There was something almost impish in the way City Councilor Dave Norris cast his vote to approve an easement for the Meadowcreek Parkway (MCP). In the two or three seconds between the clacks signifying the four other councilors votes and the time his vote registered on the board, Norris seemed to grin at the surprise in the room, not in the least from other councilors and city staffers.
Despite his long opposition, City Councilor Dave Norris voted to grant easements to VDOT for the Meadowcreek Parkway, if certain conditions are met.
|Previous C-VILLE coverage:
Meadowcreek Parkway to-do list in city
MCP may have future legal problems
Commission approves MCP interchange
Parkway interchange design gets support
State funding problems affect local roads
County approves road priorities
Norris has long been a staunch opponent of the MCP, so a vote in favor of moving forward toward its construction puzzled some. But with the four other councilors ready to move ahead on the MCP, a vote against it would have simply signaled his opposition without halting the project. Norris says that in those seconds between the other councilors’ votes and his, he weighed his options—his continued principled opposition, or the pragmatic fighting for the conditions that council had attached to the easement.
“I saw my vote as an affirmation of the terms,” Norris says. “That doesn’t mean I changed my position on the parkway. I still feel strongly it’s a bad direction to be heading in. But I’m one of five.” Here, Norris laughs a little. “And I’m the only one of five.”
Council’s 5-0 vote grants the Virginia Department of Transportation (VDOT) a temporary construction easement, which gives VDOT the authority to build a section of the MCP. It is essentially the last city action needed to move forward with construction for the road component of the parkway.
Council, however, attached three conditions to its approval: that VDOT acquire 11 more acres of replacement parkland, that the stormwater plans be finalized and that the interchange at 250 and McIntire be above grade.
Before the vote, 22 people gave public comment, 14 voicing opposition to the MCP. Among supporters were local business owners and State Delegate David Toscano, who urged council to move forward with the project, arguing that any more inaction would be met with a jaundiced eye in Richmond.
“My concern is that two things might happen if we didn’t move forward,” Toscano says in an interview. “One: there is the issue of whether the city would be asked to repay the state [about $2 million for the MCP]. The second issue is, given the dearth of transportation dollars available, would the city be able to capture any portion of those scarce dollars for any purpose, whether it be expanding the road network by building roads like Hillsdale or doing things for mass transit?”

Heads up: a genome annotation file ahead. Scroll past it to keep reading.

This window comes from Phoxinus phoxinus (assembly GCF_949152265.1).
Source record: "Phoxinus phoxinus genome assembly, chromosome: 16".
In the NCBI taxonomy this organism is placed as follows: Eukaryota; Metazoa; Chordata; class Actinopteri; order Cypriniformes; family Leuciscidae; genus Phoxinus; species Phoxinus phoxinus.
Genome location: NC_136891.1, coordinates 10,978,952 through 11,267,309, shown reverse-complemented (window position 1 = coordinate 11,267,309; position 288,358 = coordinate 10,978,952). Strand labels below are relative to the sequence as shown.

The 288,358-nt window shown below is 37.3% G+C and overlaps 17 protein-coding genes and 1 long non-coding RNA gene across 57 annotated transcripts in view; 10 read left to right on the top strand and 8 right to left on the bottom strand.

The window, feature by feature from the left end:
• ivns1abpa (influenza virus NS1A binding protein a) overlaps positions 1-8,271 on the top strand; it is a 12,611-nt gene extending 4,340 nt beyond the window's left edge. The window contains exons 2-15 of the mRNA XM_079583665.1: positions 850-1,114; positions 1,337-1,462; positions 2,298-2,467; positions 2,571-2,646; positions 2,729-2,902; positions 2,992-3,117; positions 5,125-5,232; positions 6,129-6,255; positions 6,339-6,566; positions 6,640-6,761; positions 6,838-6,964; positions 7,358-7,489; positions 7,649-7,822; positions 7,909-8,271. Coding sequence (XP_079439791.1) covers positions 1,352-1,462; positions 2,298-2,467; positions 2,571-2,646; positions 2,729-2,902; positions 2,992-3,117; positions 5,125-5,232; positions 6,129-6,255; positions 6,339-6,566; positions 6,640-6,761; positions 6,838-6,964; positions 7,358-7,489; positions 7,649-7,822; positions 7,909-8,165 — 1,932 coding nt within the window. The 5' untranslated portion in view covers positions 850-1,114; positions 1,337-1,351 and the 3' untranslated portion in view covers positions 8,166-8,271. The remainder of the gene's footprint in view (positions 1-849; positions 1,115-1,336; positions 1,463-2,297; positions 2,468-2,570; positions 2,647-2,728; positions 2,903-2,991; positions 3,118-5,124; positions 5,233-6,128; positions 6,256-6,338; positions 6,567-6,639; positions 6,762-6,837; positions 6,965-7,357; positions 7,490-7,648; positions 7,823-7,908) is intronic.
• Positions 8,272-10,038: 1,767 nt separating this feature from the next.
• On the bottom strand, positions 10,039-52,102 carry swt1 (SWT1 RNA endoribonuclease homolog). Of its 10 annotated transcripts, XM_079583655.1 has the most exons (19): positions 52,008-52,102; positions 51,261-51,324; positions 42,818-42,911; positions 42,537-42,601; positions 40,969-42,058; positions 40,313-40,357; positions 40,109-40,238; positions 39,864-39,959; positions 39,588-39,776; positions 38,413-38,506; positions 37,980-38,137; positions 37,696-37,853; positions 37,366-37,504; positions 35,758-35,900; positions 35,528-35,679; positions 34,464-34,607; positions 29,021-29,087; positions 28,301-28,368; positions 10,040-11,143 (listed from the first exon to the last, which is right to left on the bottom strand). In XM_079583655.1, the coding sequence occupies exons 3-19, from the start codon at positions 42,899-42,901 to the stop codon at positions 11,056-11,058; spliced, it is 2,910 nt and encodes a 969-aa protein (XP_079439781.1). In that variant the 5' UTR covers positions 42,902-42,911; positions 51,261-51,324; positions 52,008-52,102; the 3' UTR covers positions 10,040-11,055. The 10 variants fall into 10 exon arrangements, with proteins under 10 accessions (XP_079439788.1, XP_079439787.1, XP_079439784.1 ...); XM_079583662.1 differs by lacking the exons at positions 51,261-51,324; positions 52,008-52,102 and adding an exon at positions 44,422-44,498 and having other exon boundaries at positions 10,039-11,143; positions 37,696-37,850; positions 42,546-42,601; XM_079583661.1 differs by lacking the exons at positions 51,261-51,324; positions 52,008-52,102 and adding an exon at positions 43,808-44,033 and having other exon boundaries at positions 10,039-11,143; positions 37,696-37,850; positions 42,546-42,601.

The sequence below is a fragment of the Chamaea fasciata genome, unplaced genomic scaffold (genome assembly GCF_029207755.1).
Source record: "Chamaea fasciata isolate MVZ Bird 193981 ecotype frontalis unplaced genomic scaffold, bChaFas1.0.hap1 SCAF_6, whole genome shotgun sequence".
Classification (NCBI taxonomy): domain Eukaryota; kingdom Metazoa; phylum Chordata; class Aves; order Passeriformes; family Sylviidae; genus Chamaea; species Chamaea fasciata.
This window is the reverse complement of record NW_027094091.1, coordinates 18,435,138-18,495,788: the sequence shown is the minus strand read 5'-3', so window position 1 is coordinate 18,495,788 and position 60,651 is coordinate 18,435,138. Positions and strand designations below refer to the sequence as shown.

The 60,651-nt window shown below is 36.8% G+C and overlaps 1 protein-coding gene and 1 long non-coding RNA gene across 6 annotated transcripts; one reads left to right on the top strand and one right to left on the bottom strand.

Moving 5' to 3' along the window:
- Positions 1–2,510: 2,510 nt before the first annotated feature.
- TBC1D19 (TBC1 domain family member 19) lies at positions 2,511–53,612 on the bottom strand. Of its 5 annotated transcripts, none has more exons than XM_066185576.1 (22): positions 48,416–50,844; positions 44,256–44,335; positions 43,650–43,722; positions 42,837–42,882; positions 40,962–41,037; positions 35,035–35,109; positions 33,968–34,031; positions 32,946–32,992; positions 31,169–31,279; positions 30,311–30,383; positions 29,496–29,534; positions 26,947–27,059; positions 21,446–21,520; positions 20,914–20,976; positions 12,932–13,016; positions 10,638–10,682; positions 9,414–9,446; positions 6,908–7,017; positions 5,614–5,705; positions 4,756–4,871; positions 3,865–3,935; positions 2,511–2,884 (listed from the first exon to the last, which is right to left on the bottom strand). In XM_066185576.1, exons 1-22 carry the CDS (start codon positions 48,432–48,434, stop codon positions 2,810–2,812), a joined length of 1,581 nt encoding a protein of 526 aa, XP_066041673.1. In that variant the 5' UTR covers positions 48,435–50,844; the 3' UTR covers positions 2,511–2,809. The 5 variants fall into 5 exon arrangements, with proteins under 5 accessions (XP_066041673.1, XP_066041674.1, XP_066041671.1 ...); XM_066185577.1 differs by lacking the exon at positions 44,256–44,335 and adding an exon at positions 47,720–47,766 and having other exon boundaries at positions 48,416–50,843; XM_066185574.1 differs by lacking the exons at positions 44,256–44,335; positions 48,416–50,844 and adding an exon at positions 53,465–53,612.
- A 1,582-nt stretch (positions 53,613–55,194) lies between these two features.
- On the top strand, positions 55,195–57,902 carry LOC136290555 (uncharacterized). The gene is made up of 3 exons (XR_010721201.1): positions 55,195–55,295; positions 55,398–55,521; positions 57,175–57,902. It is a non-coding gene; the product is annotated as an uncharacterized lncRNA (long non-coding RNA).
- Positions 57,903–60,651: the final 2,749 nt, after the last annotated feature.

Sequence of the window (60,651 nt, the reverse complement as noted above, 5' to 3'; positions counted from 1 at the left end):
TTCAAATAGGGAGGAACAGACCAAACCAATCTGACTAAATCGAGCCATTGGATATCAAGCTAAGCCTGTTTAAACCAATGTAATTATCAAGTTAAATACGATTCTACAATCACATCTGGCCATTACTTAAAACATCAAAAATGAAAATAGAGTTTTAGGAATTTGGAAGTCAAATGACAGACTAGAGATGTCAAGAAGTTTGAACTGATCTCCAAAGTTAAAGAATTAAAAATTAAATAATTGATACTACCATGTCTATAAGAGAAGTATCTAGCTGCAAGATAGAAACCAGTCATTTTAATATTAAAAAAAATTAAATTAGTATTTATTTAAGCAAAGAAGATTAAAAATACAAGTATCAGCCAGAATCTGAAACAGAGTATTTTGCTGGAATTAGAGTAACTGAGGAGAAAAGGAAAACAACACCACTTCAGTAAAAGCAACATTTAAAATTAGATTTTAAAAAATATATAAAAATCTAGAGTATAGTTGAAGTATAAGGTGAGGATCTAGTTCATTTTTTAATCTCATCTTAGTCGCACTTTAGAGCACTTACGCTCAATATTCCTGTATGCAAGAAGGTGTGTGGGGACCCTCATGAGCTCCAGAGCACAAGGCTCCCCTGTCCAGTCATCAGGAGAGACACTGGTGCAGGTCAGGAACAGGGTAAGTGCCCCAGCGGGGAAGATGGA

Roads like the Hillsdale and Sunset-Fontaine connectors are essential to the area’s proposed transportation network, of which the backbone is supposedly the MCP. The implication of Toscano’s comments were that if the city didn’t move forward on the MCP in a timely manner, state financial support for those other connector roads, not to mention for mass transit, could dry up. Lack of state and federal funding would put other road projects in the transportation network at risk, namely the Eastern Connector, a road that councilors see as essential to avoid overburdening the MCP itself.
Councilors Kevin Lynch and Kendra Hamilton voiced skepticism that roads like the Eastern Connector—a county project—would begin construction anytime soon, if at all. Norris says that he views the Eastern Connector, like some members of the public, as more fantasy than reality right now.
“I don’t really have a lot of hope that the Easter Connector will get built,” he says. “Given the funding environment we’re in today and the fact that the Eastern Connector is not particular high on the county’s priority list, those two things together do not bode well.”
Instead of building more roads, Norris says that he thinks using federal and state money for other transportation issues—namely answering the question of “How do we get people out of their cars?”—wouldn’t be perceived as bad back in Richmond.
Toscano, it seems, disagrees.
“There are places around the state that are screaming for more transportation money,” he says. “It’s not like this money’s just going to be redirected to some other project we might like. It’s likely to leave the area altogether.”
Once VDOT acquires the parkland and completes the stormwater design, its next step will be to work with local utility companies to relocate water, gas and sewer lines. After that, it will begin to solicit construction bids from private contractors.
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